|ISLE OF MAN / ELLANN VANNIN|
Laxey (Manx: Laksaa) is a village on the east coast of the Isle of Man. Its name derives from the Old Norse Laxa meaning 'Salmon River'.
In the 1800s, mining for lead and zinc began, becoming the largest industry the village has had. The Laxey mines were the deepest in the world in the 1800s. Mining in Laxey came to an end 75 years later in 1929. The village also had a fishing industry. Laxey village is now a mainly residential and a tourist area boasting several gardens to wander in at leisure, primarily Laxey Glen Gardens. There is also a handweaving mill which sells its own and many other products. The village is built around a glen with a number of steep streets and paths leading to the glen floor, from where it is possible to walk by the side of Laxey River to the outflow to the sea at the small harbour and onto the beach and promenade. It is also possible to walk around the cliffs to the north of the beach where there are stunning views of Clay Head to the south can be had.
Laxey Wheel (also known as Lady Isabella after the name of the wife of the then Lieutenant Governor of the Isle of Man) was built in 1854 to pump water from the Laxey mine shafts. Now a tourist attraction, it remains the largest working waterwheel in the world. Designed by Robert Casement, it is 72 feet 6 inches (22.10 m) in diameter and 227 feet (69.19 m) wide. It revolves at about 3 rpm. The mines employed over 600 miners at its peak producing lead, copper, silver and zinc until they closed in 1929. The wheel was owned by Mr. Edwin Kneale from 1939 to 1965 who saved it from being dismantled and ran it as a tourist attraction, before passing it onto the Manx nation, with the agreement that it should be kept in perpetual running order for the people of the Isle of Man. In 1965 the Isle of Man Government bought the wheel and the site. Restoration work began and in 1989 it was put under the control of Manx National Heritage.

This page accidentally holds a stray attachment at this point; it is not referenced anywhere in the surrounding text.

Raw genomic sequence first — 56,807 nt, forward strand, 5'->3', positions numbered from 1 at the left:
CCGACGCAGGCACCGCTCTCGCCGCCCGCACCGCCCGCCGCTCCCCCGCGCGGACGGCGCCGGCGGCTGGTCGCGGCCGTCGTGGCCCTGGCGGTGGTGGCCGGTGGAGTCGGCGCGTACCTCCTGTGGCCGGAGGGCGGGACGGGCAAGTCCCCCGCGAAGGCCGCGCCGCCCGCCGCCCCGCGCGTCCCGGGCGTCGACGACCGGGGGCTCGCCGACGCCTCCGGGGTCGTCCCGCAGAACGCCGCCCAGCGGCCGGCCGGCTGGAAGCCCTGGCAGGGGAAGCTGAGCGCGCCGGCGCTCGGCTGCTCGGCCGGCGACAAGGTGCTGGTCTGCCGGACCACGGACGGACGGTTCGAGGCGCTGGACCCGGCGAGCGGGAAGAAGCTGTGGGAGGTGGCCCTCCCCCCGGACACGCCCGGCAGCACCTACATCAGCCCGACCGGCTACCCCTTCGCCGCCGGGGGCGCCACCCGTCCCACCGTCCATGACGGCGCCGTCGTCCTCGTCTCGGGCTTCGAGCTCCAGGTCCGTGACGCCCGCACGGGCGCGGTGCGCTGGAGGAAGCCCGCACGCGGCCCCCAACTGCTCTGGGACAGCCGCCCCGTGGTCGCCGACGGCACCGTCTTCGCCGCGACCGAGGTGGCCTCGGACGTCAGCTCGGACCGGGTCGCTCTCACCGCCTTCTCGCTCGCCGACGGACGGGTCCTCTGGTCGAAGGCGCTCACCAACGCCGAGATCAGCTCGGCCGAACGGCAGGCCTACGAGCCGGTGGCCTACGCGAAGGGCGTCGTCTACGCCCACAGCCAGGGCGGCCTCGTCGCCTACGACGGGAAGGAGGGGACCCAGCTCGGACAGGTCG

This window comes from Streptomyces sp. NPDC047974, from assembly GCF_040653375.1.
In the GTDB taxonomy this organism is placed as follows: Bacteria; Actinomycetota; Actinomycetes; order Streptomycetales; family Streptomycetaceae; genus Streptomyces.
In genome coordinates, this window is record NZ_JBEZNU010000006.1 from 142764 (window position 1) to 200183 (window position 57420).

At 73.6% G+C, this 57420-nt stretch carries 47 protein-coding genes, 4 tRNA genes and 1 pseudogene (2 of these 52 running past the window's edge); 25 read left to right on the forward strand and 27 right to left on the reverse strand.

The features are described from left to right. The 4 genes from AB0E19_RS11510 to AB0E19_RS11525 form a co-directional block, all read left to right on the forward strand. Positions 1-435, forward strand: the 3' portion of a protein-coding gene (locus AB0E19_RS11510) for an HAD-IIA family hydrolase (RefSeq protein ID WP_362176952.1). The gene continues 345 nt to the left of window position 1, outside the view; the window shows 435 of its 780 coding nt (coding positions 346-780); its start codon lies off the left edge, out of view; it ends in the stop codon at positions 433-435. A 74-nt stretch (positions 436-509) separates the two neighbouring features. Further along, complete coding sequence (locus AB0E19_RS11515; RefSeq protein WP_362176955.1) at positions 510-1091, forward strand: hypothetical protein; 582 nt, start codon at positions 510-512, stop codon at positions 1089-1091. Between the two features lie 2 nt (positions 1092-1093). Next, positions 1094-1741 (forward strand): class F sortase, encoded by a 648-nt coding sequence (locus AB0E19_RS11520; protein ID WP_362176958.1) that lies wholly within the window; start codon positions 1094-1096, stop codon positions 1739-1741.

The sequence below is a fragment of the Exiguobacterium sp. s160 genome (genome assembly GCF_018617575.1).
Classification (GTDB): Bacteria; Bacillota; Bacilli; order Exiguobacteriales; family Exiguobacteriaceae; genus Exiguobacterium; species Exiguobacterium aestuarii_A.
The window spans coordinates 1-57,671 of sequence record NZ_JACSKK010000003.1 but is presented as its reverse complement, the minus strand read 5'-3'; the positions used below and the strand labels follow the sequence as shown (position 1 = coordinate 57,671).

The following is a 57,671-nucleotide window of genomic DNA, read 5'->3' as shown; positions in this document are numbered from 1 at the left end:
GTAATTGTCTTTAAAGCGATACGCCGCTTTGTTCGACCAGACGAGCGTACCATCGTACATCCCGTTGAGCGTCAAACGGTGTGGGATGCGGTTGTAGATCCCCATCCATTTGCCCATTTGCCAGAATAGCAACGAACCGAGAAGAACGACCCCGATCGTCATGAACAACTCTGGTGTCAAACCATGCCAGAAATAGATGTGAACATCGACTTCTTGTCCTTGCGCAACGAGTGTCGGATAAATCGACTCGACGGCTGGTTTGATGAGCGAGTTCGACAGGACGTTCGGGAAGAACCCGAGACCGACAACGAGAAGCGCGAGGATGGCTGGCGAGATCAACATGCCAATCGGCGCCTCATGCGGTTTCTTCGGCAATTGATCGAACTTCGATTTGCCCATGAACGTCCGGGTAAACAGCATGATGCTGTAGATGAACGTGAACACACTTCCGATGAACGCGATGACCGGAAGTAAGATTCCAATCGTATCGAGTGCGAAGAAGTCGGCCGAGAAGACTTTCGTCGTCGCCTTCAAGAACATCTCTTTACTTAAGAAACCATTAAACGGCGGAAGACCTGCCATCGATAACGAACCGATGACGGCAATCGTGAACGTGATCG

[Text adapted from http://en.wikipedia.org/wiki/Laxey]